B.C. pilot to use ketamine treatment for children facing suicidal thoughts

Suicide in teenagers is on the rise in Canada, and the magnitude of the problem is likely underestimated as some suicide deaths are counted as accidental. (stock photo)

A new B.C. pilot study will explore the possible benefits of the drug ketamine to help youth struggling with suicidal ideation.

B.C. Children’s Hospital Research Institute senior executive Dr. Quynh Doan said the goal of the study, which includes a trial, is to find a faster and safer way to help youth in need before they reach the emergency room.

Right now, there is no standardized treatment to help young patients who are taken to the ER after a suicide attempt.

“We see them and assess their safety risk,” Doan said.

“If we can set up a safety plan at home, then the young person goes home and their family watches them like a hawk for the next few days and weeks.”

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While most treatment plans can take weeks to see results, often involving wait times for services or psychotherapies such as antidepressants, Doan has been reviewing other research around North America that looks at ketamine infusions as a method to relieve teens of symptoms in hours.

Ketamine is a dissociative anesthetic that has some hallucinogenic effects.

“If we find that this works and is safe, we could give ketamine to kids who are distressed with acute suicidal thoughts in the emergency department, get them feeling better while resources can be put in place and the psychotherapy or the antidepressants start working,” Doan said in a statement.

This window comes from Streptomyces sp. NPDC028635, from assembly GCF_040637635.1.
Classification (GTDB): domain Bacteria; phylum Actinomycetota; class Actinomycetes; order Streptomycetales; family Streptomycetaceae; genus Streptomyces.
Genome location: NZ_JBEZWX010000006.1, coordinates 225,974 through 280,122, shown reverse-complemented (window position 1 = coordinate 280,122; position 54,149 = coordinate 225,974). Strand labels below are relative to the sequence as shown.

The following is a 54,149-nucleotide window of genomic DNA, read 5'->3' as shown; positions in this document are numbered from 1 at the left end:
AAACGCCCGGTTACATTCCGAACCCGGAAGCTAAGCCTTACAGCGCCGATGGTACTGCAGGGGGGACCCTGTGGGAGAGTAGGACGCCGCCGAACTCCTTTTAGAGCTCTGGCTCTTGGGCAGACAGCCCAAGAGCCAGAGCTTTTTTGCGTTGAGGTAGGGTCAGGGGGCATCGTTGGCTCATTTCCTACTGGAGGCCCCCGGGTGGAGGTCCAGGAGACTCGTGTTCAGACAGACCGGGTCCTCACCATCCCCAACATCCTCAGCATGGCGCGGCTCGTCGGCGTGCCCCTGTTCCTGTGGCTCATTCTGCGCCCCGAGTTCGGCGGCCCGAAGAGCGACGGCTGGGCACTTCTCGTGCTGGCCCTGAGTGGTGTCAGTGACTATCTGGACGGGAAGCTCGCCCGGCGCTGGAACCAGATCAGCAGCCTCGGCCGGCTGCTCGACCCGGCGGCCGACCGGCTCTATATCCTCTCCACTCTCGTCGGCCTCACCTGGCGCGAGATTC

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Doan’s new study, similar to those in San Diego, Dallas, and Ottawa, will include B.C. Children’s Hospital clinicians enrolling children aged 10 to 16 with suicidal urges.

The goal is to have 96 patients for the pilot, who will be given one of three different treatments – a low dose of ketamine, a placebo or another kind of sedative – and monitored over the coming hours and weeks.

The well-being of the participants is also being measured with three different scales, so that Doan knows which scale will be the most useful in a future, larger iteration of this study.

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She’s planning to lead this next study at 11 locations across Canada.

“If using ketamine works for children and youth with suicidal ideation, it’s going to dramatically improve how we take care of these kids,” Doan said.

“It will change the experience of youth and families dealing with this challenging condition.”

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